“For those who have tended to think that Princeton has only recently put such emphasis on the creative and performing arts, it’s good to be reminded that the Creative Writing Program has made such a large impact for so very long. It is, quite simply, the best in the country,” said Paul Muldoon, Howard G.B. Clark '21 University Professor in the Humanities; Professor of Creative Writing, Director of the Princeton Atelier, Chair of the Fund for Irish Studies and Chair of Lewis Center for the Arts.
The Creative Arts Program, the precursor of three later programs (Creative Writing, Theater and Dance, and Visual Arts) was established in 1939 under the leadership of Dean Christian Gauss, who observed that Princeton University departments at the time focused their teaching on the history and achievements of poets, writers, sculptors and artists but did little to cultivate writers and other artists. Dean Gauss approached the Carnegie Foundation to help the University address this “lack of foresight.” The Foundation promptly responded with a generous five year grant of $75,000 to pay the salaries of “practionners in the arts” for several years to come. With the aid of the Carnegie grant, Dean Gauss set up the Creative Arts Program and convened a faculty committee to assist him. This Creative Arts Committee, chaired by Dean Gauss and including Professor Coindreau (French), Professors Davis and De Wald (Art), Professor Welch (Music) and Professors Hudson and Thorp, both from the English Department, established the program’s mission “to allow the talented undergraduates to work in the creative arts under professional supervision while pursuing a regular liberal arts course of study, as well as to offer all interested undergraduates an opportunity to develop their creative faculties in connection with the general program of humanistic education.” The Committee also set a one-year rule to limit the appointments of the Resident Fellows they would invite to campus.
In 1939 Professor Willard Thorp nominated poet and critic Allen Tate as the first Resident Fellow in Creative Writing. Tate signed a letter of acceptance on April 17, 1939 and began teaching the following September. According to the Princeton University Catalogue in 1939-1940, Tate was to “act as general adviser to undergraduates interested in writing and will be in general charge of the new plan designed to further the work of entering freshman in creative writing.” The following year, the Creative Arts Committee broke its one-year rule and appointed Tate for a second year and allowed him to invite poet and critic Richard P. Blackmur to assist him. The Committee broke their one-year rule again and gave Tate a third year (1941-42) but for 1942-43 the Committee resumed its original plan and appointed George Stewart, Princeton class of 1917, as Resident Fellow. Over the course of nearly 20 years that followed, under the Committee Chairman Professor Arthur Szathmary and the Program Director R. P. Blackmur, a succession of poets, writers and critics taught in the program. Among these were John Berryman, Joseph N. Frank, Delmore Schwartz, William Meredith, Robert Fitzgerald, Sean O'Faolain, Richard Eberhart, Kingsley Amis and Philip Roth.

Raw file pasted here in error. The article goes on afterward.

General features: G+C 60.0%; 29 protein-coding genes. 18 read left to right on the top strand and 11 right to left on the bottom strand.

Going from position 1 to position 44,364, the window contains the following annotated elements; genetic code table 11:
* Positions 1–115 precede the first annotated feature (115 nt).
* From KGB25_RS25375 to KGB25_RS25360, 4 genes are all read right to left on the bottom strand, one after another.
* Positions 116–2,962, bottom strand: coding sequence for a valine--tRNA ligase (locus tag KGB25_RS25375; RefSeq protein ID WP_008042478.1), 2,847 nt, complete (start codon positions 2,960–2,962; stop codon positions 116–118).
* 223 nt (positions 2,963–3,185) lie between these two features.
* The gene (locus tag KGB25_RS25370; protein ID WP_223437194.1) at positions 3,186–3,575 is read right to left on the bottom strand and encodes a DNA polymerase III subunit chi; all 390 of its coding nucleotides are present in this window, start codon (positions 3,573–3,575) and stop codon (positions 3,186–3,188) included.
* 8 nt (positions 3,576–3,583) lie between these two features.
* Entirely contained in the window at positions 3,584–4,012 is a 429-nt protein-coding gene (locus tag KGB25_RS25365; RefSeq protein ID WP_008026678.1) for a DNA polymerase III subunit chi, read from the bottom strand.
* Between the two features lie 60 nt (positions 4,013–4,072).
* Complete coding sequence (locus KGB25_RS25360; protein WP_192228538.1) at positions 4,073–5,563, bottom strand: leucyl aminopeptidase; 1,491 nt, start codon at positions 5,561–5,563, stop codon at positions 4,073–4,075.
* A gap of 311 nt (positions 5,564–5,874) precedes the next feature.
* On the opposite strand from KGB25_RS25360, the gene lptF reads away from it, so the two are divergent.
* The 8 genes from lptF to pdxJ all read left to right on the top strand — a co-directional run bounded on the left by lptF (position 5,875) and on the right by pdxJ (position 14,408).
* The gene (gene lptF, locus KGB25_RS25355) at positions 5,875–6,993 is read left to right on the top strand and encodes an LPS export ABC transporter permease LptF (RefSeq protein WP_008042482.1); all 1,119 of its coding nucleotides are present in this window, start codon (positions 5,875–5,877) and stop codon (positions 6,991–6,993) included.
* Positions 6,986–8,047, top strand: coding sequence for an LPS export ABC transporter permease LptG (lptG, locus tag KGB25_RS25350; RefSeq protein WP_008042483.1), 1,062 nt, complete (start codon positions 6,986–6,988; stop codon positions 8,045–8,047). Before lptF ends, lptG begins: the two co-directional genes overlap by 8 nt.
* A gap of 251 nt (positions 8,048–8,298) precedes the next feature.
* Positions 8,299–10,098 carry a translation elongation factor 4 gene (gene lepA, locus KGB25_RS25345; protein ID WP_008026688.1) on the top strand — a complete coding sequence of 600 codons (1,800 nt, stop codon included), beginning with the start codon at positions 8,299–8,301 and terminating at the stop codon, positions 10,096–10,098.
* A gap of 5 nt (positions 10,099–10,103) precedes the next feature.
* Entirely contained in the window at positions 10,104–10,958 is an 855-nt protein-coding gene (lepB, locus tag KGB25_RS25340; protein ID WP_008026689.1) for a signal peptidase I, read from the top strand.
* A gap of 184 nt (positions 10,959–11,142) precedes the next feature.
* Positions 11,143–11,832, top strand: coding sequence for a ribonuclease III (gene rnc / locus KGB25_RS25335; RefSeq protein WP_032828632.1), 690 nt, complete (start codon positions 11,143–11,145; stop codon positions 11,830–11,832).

The Creative Arts Program went through a series of evolutions, most notable of which occurred under the leadership of Edmund Keeley, who held the directorships as the program changed its name from the Creative Arts Program (1966 to 1971), to the Creative Writing Program and Theatre Program (1971 to 1973), and finally to the Creating Writing Program (1978 to 1981), the name by which it is still known today. So far, Professor Keeley has directed the Creative Writing Program for the longest period of time.
Theodore Weiss joined Keeley in 1966 and together, over the next two decades, the two men did much to expand the program, bringing in such distinguished writers as Elizabeth Bowen, Thomas Gunn, Anthony Burgess, Galway Kinnell, Joyce Carol Oates and Russell Banks.
Professor Keeley was responsible for changing the format of creative writing courses from precepts, with students meeting individually with their adviser once a week to discuss their writing, to the current workshop format, where the focus is on students sharing their work with other students under the guidance of faculty, supplemented with readings in literature and individual conferences. Professor Keeley introduced the workshop format on the basis of his experience during a sabbatical year at the Iowa Writers Workshop, one of the earliest creative writing programs in the country.